• for Crown Research Institutes, energy companies, and State-owned enterprises, we chose samples of statements of corporate intent from around half of each of the entity types;
  • we chose all eight of the 13 port companies (62%) that are required to produce a statement of corporate intent;5 and
  • with more than 230 council-controlled organisations and council-controlled trading organisations, we selected samples of 13% and 7% respectively. We chose entities to cover a range of entity sizes, geographical locations, and activities.

Figure 1 summarises the sample of entities we examined.

Figure 1
Sample of entities examined (by type of entity)

Entity type Sample size Total number of entities in category* Sample as % of total
Council-controlled organisations 12 92 13%
Council-controlled trading organisations 10 142 7%
Crown Research Institutes 5 9** 56%
Energy companies 10 22** 45%
Port companies 8 13** 62%
State-owned enterprises 9 18** 50%

* As at April 2007.
** Excluding subsidiaries.

What we looked at

We examined the compliance of each entity in our sample with its requirement to produce a statement of corporate intent. Appendix 2 summarises the legislative requirements that formed the basis of our examination.

The statements we examined for each entity were for the financial year beginning 1 July 2005. (The statements were therefore required to include the three years to 30 June 2008.) We selected statements for the financial year beginning 1 July 2005 so that we could see how the performance targets and measures given in the statements were later reported against in the entities' 2005/06 annual reports.

What we did not look at

We did not include government departments or "statutory" Crown entities in this performance audit. Government departments prepare statements of intent in keeping with the Public Finance Act 1989, while statutory Crown entities prepare statements of corporate intent in keeping with the Crown Entities Act 2004.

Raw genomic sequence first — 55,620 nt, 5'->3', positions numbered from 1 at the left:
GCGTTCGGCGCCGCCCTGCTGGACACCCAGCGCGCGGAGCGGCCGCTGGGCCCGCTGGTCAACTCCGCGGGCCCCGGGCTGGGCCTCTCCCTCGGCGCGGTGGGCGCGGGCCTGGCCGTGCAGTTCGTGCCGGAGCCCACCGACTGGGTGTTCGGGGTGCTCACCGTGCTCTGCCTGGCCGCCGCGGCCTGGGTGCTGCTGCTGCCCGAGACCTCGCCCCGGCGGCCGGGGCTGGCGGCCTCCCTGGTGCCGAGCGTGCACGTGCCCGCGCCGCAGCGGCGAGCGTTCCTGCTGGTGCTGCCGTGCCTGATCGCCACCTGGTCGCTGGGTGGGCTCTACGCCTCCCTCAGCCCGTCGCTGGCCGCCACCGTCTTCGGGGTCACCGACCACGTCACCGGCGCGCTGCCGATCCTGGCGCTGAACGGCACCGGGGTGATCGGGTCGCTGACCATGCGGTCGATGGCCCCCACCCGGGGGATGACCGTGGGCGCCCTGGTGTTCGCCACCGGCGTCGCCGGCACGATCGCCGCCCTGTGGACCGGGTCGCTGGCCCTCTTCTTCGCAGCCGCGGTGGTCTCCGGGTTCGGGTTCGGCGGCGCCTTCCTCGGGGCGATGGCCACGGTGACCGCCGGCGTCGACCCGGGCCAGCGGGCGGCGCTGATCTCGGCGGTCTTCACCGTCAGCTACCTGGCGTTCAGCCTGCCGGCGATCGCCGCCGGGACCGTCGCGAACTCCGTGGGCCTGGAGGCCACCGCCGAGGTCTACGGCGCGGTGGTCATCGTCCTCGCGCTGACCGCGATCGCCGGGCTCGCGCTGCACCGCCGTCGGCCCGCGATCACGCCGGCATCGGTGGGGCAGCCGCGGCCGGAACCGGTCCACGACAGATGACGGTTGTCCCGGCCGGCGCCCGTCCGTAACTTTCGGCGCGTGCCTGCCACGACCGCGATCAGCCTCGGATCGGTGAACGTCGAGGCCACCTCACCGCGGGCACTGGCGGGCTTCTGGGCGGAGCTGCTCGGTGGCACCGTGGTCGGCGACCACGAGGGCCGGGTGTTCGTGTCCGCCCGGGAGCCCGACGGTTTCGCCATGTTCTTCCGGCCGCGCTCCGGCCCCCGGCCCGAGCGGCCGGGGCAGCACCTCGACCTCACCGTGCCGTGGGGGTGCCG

There are some differences of detail between the requirements for the entities examined in this performance audit, and the requirements imposed by the Public Finance Act on government departments and the Crown Entities Act on Crown entities. In our view, the findings and recomendations in this report provide useful lessons for all types of public entity required to produce a statement of corporate intent or statement of intent.

Our performance audit criteria

We expected public entities to comply with:

  • all applicable legislative requirements for the content of their statements; and
  • all applicable legislative requirements to report on the content of their statements in their annual reports.

We expected the performance targets and other measures used in the statements to:

  • cover a range of financial and non-financial targets, to enable a full assessment of an entity's activities;
  • be measurable;
  • be easy to understand, with any technical terms clearly explained; and
  • be clearly linked to the stated objectives of the entity.

In reporting against the statements of corporate intent and statements of intent, we expected entities' annual reports to contain:

  • relevant information to enable an informed assessment of the operation of the entity and its subsidiaries;
  • comparisons between planned and actual performance (an annual report should clearly and distinctly set out all the performance measures from the statement of corporate intent and the actual performance achieved); and
  • an explanation of variances (effective accountability requires explanations to be given for significant differences between the actual and planned performance of an entity).

1: See section 14 of the State-Owned Enterprises Act 1986.

2: Local authority trading enterprises were enabled to carry out the more commercial activities of local authorities.

3: However, a local authority can exempt a small council-controlled organisation from this and other accountability requirements, under section 7 of the 2002 Act.

4: Some reporting exemptions apply under the various pieces of legislation governing these entities. Appendix 1 summarises these exemptions.

5: We did not include four port companies that are publicly listed on the New Zealand Exchange and therefore not required to produce a statement of corporate intent under the Port Companies Act 1988, and one entity that is still classified as a port company but no longer undertakes port-related activities.